Federal Trade Commission Targets Ridesharing and AirBnB

The FTC targets ridesharing but makes it sound plausible by using rhetoric that could mean anything.

With Uber offices being raided in Europe, the job of FTC Chairwoman Edith Ramirez is to make speeches that free the government to take action toward Uber, Airbnb, and others. Thus, the National Journal reports, “FTC Chief Calls for ‘Targeted’ Regulation of Uber, Airbnb.” What kind of targeting? The article explains, “Edith Ramirez is taking a cautious step to rein in ‘sharing economy’ apps.”

Obviously, we are expected to believe that Ramirez is the embodiment of careful restraint since she is only “taking a cautious step.” But why “rein in” Uber or Airbnb at all? Why not leave them alone? The rhetoric simply assumes that the apps must be restrained. Why?

Flex­ible” and “tar­geted” reg­u­la­tions of so-called “shar­ing eco­nomy” ser­vices like Uber and Airb­nb may be ne­ces­sary, the head of the Fed­er­al Trade Com­mis­sion said Fri­day.

In a speech at Ford­ham Uni­versity Law School, FTC Chair­wo­man Edith Ramirez warned that im­pos­ing “leg­acy reg­u­la­tions on new busi­ness mod­els” can stifle com­pet­i­tion and ul­ti­mately leaves con­sumers worse off. But, she said, reg­u­lat­ors shouldn’t shy away from en­for­cing im­port­ant con­sumer pro­tec­tions on is­sues like health, safety, or pri­vacy.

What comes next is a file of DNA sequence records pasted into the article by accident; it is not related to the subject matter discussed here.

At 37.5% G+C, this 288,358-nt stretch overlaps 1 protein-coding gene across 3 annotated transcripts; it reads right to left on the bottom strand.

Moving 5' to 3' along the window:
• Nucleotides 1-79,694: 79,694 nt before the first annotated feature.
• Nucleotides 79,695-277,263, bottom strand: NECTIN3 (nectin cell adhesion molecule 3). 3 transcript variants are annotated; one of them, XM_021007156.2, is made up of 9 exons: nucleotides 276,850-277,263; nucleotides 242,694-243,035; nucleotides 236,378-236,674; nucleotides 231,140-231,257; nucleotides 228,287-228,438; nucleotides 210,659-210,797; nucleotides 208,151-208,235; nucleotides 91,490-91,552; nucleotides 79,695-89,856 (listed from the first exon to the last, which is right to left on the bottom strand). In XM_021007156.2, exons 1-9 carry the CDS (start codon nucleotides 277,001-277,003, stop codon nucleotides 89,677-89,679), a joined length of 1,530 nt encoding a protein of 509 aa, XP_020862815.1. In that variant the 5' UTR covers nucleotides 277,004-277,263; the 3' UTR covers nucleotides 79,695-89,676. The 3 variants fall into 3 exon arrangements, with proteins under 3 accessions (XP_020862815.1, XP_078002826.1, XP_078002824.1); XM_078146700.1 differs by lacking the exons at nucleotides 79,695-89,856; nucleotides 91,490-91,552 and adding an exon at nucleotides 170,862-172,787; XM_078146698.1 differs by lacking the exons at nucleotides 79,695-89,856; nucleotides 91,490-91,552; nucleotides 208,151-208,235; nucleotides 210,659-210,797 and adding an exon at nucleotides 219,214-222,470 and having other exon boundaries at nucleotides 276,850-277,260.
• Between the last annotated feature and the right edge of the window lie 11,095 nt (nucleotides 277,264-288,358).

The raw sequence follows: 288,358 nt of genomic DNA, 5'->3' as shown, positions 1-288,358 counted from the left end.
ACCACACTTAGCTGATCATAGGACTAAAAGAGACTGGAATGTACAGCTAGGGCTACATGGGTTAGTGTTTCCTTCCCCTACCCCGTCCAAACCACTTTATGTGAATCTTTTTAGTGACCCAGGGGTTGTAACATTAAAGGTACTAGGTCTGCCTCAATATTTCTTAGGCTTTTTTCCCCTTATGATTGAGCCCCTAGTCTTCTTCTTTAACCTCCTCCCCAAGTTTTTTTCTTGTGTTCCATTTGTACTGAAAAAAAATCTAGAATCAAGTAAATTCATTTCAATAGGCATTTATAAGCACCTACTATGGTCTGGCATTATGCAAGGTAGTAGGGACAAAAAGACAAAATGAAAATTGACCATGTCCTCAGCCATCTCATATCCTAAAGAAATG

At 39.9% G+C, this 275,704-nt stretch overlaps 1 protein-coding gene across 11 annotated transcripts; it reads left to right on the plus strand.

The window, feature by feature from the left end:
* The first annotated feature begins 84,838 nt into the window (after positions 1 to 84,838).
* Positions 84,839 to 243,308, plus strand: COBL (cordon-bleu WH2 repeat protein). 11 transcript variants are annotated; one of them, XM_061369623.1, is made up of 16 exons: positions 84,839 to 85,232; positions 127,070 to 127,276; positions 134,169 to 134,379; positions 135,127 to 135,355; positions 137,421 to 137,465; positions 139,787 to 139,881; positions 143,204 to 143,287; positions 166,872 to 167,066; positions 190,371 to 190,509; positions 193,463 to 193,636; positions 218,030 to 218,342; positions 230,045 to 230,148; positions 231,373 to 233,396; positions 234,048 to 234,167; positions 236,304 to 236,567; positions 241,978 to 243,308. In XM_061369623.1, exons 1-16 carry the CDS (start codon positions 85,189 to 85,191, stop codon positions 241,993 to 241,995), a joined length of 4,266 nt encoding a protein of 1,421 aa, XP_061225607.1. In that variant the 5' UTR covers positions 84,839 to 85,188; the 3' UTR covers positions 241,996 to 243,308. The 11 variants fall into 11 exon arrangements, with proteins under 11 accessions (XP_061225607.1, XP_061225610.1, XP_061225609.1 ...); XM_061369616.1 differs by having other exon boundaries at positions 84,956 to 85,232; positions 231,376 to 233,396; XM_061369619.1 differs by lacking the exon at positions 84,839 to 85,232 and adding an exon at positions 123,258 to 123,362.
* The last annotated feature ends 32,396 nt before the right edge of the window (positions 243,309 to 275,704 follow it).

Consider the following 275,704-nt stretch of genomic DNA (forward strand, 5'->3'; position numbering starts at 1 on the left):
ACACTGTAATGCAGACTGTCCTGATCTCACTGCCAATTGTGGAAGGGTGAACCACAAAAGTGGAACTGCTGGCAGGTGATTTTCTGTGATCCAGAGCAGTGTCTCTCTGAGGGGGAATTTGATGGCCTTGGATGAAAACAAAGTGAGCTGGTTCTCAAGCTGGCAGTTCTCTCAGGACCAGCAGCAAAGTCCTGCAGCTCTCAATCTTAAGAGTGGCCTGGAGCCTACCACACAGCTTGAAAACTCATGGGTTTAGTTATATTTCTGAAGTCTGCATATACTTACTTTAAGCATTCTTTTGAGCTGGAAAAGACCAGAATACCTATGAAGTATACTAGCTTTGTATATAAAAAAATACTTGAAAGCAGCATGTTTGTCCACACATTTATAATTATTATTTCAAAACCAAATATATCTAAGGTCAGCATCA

“We must al­low com­pet­i­tion and in­nov­a­tion in the form of these new peer-to-peer busi­ness mod­els to flour­ish,” Ramirez said, ac­cord­ing to copy of her re­marks. “At the same time, where ne­ces­sary, tar­geted reg­u­lat­ory meas­ures may be needed to en­sure that these new busi­ness mod­els have ap­pro­pri­ate con­sumer pro­tec­tions; but they should be no great­er than ne­ces­sary to ad­dress those con­cerns.”

Any new reg­u­la­tions might not ne­ces­sar­ily come from the FTC it­self. While the com­mis­sion does have au­thor­ity over is­sues like pri­vacy and data se­cur­ity, it also of­fers ad­vice to state and loc­al agen­cies on how to im­pose reg­u­la­tions without hurt­ing com­pet­i­tion.

Have the customers asked for any so-called “consumer protections”? No evidence is mentioned of a demand for such “targeted regulations.”

Find­ing the right middle ground, Ramirez ac­know­ledged, is “com­plex and chal­len­ging” and has “no simple an­swers.”

In other words, the government will do what it wants and there will be no objective criteria for judging government actions.

Ramirez says some nice things but she plainly leaves open infinite possibilities for exercising the coercive power of government.